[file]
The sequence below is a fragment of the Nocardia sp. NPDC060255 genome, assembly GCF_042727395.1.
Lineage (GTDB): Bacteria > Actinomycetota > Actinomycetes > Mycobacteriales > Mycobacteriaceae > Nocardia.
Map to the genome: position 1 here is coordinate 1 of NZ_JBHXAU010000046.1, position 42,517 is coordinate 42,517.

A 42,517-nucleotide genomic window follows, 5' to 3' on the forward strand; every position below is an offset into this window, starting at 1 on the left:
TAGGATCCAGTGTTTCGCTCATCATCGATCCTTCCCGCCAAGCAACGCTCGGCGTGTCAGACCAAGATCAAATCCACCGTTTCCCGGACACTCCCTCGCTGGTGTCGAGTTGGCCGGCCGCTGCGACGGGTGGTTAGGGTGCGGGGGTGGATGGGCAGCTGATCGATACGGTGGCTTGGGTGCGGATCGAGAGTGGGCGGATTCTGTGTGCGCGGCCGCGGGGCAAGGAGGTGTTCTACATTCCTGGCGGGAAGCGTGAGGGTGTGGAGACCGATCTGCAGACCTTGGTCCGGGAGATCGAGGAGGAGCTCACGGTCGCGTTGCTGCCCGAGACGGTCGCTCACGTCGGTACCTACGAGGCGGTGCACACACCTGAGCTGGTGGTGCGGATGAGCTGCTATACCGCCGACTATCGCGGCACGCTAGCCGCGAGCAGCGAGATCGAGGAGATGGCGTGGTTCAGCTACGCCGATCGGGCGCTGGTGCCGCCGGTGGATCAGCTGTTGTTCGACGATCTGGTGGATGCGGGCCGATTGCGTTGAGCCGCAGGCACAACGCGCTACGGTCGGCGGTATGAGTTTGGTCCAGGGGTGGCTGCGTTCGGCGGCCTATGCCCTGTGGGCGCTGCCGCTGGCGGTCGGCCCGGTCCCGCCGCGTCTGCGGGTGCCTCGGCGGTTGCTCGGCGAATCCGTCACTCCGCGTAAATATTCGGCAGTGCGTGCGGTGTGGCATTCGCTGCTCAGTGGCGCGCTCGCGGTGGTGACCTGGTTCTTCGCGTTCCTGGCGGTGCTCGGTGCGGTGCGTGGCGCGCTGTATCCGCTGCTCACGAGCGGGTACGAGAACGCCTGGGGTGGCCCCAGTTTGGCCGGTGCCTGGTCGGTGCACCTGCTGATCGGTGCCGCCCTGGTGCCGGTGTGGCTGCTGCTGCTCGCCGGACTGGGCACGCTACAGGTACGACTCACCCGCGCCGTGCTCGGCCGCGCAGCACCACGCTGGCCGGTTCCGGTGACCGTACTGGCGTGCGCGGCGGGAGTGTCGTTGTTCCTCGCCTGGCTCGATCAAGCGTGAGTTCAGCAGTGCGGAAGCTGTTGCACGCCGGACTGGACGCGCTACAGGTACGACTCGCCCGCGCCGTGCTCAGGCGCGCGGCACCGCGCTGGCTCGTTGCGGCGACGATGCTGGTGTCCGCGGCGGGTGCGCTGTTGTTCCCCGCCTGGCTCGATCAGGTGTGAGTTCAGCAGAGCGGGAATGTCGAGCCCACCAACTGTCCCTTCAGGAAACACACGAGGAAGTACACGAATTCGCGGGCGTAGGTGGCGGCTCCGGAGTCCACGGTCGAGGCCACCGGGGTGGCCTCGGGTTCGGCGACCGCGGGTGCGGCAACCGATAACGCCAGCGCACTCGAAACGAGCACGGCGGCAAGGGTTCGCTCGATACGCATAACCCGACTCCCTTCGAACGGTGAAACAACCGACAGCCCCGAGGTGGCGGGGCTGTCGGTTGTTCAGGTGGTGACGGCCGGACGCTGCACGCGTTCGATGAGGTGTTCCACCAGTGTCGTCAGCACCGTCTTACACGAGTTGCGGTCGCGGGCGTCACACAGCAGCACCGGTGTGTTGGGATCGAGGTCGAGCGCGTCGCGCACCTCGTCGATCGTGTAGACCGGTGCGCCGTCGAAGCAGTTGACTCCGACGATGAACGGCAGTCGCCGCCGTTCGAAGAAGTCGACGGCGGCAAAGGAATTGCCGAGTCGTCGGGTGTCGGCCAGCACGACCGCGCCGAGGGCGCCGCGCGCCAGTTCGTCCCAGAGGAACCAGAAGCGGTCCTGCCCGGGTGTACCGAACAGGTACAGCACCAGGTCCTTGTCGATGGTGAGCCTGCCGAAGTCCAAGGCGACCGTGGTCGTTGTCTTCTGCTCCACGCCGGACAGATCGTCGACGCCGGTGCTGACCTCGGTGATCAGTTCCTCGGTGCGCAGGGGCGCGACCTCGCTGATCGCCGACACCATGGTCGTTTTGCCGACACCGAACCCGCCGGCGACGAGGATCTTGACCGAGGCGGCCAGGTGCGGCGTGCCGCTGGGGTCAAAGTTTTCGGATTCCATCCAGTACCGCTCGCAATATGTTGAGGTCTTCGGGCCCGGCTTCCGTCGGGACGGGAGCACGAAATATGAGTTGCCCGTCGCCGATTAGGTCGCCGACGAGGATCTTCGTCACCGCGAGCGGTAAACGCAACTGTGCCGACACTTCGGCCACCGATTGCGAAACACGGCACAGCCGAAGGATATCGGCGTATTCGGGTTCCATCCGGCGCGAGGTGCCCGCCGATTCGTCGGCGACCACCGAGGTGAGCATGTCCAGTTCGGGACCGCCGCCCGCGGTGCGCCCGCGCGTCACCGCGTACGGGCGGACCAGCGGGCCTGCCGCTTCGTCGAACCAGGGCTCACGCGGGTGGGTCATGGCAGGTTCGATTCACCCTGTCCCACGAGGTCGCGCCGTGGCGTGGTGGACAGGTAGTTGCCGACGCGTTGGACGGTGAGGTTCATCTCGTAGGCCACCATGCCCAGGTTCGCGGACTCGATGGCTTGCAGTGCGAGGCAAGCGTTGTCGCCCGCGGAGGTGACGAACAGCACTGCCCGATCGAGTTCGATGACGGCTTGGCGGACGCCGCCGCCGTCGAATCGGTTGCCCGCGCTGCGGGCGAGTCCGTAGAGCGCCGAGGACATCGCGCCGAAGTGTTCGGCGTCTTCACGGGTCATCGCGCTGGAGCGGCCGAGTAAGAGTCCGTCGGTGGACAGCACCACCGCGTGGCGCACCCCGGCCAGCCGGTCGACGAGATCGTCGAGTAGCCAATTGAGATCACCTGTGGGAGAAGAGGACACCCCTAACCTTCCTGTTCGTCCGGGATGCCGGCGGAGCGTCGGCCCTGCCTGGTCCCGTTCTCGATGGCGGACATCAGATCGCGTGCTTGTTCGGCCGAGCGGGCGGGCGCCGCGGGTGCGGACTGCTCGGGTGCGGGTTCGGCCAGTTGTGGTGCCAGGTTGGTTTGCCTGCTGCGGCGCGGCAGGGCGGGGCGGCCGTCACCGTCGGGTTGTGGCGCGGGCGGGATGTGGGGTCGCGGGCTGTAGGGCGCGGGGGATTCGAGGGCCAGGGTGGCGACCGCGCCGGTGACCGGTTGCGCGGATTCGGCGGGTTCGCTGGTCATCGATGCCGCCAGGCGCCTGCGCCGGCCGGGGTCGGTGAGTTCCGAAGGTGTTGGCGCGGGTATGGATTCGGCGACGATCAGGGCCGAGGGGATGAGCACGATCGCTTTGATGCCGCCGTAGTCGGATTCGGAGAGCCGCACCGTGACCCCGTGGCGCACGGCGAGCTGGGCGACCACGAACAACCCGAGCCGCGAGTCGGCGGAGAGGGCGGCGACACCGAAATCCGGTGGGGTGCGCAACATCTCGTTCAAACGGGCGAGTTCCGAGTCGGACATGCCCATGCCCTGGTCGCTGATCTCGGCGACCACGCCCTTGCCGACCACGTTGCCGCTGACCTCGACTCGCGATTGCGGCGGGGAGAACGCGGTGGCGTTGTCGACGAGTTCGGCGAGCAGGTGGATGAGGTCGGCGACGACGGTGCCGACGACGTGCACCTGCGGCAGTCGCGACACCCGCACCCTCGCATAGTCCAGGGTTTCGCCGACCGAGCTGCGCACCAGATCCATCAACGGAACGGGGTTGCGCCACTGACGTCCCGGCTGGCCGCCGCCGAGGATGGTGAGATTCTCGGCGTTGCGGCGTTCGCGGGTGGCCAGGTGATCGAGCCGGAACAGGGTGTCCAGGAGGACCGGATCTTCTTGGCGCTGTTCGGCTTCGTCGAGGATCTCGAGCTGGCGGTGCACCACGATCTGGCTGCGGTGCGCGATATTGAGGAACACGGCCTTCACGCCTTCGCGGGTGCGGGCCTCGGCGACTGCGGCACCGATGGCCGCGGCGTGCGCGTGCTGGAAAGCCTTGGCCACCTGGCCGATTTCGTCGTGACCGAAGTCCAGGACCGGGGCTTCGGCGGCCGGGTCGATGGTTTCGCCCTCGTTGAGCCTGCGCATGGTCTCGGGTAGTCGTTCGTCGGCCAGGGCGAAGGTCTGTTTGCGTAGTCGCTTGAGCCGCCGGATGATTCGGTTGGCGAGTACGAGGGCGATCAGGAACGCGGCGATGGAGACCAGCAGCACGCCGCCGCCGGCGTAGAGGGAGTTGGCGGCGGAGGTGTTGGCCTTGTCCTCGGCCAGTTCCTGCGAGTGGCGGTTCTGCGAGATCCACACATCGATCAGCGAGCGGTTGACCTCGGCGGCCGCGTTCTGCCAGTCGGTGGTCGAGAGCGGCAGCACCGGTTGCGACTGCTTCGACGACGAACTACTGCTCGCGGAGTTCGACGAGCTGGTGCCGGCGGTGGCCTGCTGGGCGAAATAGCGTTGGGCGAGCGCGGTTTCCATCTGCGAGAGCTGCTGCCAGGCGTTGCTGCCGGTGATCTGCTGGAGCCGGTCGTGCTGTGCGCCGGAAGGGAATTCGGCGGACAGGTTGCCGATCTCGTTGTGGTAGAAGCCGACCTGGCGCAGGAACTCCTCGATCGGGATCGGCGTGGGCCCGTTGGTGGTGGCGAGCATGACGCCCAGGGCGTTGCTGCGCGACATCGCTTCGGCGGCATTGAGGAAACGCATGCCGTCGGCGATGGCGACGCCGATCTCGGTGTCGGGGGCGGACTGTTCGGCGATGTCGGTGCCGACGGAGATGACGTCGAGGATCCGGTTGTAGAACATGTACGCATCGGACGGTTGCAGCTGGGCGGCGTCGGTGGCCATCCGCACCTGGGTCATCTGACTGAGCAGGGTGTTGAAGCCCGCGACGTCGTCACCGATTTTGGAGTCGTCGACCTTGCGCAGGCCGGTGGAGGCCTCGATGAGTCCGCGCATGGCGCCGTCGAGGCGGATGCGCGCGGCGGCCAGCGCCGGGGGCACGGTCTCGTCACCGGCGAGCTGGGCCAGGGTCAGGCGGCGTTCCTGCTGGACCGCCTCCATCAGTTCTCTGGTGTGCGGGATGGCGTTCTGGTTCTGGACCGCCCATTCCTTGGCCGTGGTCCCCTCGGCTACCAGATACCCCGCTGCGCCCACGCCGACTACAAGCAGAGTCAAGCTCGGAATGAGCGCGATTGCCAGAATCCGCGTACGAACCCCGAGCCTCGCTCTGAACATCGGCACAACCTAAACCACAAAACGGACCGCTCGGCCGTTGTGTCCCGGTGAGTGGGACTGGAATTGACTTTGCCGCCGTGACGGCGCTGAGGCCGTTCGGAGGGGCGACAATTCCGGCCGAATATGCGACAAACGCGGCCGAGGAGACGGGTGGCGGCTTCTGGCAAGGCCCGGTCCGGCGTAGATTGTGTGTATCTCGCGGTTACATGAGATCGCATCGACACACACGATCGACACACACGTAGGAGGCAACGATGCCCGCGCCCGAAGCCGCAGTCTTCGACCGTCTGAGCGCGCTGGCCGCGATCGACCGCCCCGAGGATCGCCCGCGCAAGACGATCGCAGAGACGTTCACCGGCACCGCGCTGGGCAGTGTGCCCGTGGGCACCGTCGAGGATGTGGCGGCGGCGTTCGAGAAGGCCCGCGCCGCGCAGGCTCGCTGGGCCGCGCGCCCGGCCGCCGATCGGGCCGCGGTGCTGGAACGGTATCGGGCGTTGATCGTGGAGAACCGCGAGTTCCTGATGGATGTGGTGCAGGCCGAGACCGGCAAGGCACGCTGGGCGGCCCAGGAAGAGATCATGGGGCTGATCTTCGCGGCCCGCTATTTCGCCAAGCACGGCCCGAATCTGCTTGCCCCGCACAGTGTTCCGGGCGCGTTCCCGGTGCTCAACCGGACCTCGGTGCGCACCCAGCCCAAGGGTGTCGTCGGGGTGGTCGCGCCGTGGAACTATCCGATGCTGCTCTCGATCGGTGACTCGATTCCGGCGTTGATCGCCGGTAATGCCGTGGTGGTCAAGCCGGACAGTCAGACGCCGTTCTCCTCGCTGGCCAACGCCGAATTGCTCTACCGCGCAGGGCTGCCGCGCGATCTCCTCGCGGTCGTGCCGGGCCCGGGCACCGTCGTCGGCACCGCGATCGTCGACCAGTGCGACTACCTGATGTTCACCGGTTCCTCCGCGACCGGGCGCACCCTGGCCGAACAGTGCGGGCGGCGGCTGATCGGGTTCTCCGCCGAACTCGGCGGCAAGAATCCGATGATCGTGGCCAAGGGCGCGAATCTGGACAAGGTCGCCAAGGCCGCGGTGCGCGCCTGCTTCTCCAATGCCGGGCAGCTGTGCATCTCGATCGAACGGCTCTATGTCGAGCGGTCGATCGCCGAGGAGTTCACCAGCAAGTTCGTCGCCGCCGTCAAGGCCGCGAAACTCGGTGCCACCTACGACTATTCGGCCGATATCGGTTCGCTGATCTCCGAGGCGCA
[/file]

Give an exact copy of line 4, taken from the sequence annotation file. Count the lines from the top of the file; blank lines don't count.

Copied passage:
A 42,517-nucleotide genomic window follows, 5' to 3' on the forward strand; every position below is an offset into this window, starting at 1 on the left: